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James Waldron: Could pharmacists have their day in court?

"The government may have denied the sector a legitimate say in its own future"

The goal of legal action must be to bring the DH back to the negotiating table, writes James Waldron

Everyone loves a courtroom drama. There’s a certain satisfaction in watching a villain squirm under the sustained questioning of a hotshot lawyer. So what would happen if pharmacists could put the government in the dock?

That’s the scenario being proposed by legal experts this week. It’s part of a spectrum of action that community pharmacy has been debating as a way to reverse the planned funding cuts in England, which ranges from the straightforward – such as petitions and letters to MPs – to the controversial concept of a sector-wide strike.

Lawyers and pharmacy bodies are at pains to point out that, as yet, no one has taken up the challenge of spearheading legal proceedings. Lawyer Noel Wardle suggests the Pharmaceutical Services Negotiating Committee (PSNC) would be the ideal candidate to lead the charge, but the negotiator is remaining understandably cagey about whether this is an avenue it will pursue. Mr Wardle believes there are grounds for a potential judicial review – he asks whether the government has engaged in a “genuine consultation” over the correct funding level, or simply made a back-of-a-napkin calculation and attempted to justify it retrospectively.

In other words, by announcing the cuts before consulting the PSNC or other pharmacy bodies, the government may have denied the sector a legitimate say in its own future.

Pharmacy minister Alistair Burt is keen to show he is listening. He has promised to engage with pharmacy bodies over the coming months and told C+D this week that we are due to see an impact assessment of the proposed cuts. While this should shed some much-needed light on the funding decision, the minister has remained typically vague on the document’s publication date.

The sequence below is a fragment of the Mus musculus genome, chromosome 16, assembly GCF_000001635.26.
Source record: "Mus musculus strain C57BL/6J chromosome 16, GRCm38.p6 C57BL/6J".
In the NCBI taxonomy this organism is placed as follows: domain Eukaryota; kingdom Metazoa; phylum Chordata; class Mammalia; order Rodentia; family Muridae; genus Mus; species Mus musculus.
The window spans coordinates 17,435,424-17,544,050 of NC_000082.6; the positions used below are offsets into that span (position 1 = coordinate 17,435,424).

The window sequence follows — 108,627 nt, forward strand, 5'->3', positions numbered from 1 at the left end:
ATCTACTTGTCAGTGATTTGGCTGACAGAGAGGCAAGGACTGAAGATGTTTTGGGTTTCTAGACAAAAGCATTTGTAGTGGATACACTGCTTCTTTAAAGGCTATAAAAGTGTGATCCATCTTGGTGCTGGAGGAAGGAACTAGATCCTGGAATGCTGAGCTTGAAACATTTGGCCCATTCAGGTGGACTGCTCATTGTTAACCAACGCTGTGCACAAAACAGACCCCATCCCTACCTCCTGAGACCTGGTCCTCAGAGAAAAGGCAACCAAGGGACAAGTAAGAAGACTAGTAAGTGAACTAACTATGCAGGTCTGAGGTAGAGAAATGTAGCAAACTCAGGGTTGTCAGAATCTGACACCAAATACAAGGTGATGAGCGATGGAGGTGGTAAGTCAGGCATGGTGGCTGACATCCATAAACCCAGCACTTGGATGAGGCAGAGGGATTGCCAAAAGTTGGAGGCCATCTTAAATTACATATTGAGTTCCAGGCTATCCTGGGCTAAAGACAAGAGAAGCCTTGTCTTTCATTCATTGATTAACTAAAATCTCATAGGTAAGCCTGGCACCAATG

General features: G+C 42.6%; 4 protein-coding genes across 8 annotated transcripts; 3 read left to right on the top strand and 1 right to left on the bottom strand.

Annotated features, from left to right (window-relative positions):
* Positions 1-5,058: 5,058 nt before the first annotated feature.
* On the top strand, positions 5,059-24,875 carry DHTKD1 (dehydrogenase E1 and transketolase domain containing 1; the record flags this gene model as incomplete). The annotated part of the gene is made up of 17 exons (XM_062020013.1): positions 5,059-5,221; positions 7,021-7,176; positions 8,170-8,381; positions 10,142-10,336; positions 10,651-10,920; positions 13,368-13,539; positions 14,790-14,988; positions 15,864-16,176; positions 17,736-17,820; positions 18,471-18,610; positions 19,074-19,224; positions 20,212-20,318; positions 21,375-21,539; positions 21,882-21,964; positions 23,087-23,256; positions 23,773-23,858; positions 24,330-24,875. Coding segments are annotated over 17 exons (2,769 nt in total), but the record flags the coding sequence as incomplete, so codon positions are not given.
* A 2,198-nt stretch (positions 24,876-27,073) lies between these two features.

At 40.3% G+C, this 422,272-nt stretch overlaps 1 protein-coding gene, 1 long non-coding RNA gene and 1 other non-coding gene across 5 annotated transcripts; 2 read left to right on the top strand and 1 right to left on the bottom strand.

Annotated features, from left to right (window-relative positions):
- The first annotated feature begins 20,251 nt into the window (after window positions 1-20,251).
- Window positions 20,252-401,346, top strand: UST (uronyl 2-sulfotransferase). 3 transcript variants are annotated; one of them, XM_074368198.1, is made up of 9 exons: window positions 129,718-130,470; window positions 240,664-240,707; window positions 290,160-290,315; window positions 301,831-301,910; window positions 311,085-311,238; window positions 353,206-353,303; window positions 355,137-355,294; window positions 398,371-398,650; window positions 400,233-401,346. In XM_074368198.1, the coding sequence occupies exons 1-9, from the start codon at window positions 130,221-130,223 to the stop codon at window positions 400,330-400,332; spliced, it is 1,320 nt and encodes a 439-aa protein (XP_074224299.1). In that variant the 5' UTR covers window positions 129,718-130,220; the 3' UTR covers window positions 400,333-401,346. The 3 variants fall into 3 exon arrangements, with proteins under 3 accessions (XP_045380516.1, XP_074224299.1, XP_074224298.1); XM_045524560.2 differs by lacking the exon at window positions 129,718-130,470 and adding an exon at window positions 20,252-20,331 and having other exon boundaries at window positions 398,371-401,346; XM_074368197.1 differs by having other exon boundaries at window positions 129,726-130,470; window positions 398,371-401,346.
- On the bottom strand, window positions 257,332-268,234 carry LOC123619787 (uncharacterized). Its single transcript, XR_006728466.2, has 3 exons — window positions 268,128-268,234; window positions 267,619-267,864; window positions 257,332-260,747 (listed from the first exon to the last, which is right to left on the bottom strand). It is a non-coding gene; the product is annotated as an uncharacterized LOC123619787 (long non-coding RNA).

Of course, unlike TV dramas, any legal action the sector does take may not necessarily result in a victory. Just ask Community Pharmacy Northern Ireland, who had their demands for more funding quashed by the country’s high court last week.

But even if it fails, the threat of legal action may still have the desired effect of making the government sit up and listen. While it’s nice to imagine pharmacists getting their day in court, the real goal must be to get the Department of Health back to the negotiating table.

James Waldron is editor of C+D. Email him at [email protected] or contact him on Twitter at @CandDJamesW
 

Do you think there are grounds for a potential judicial review? 

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2 Comments

Farmer Cyst, Community pharmacist

Haha!! The PSNC 'leading a charge' - good one! My favourite time of year is when I get the e-mail from Sue Sharpe telling me why the cuts to Pharmacy funding she has agreed are actually a good thing. It's probably easier to face an army of exasperated Pharmacists than face the big, scary government and actually do some negotiating.

Harry Tolly, Pharmacist

The PSNC will NEVER take legal action.

Its dominated by the multiples and they will never allow it. The large contractors stand to benefit from closures and hub and spoke. They are already offering to close pharmacies as long as competitors are not allowed to open nearby.

 

Smaller contractors need to get together and form an action group to force a Judicial Review.

 

The BMA has done this with the Junior Doctors contract on the basis of the Gov not having carried out (as it was legally obliged to do) an Equality Impact Assessment.

http://www.theguardian.com/society/2016/feb/23/junior-doctors-announce-three-48-hour-strikes

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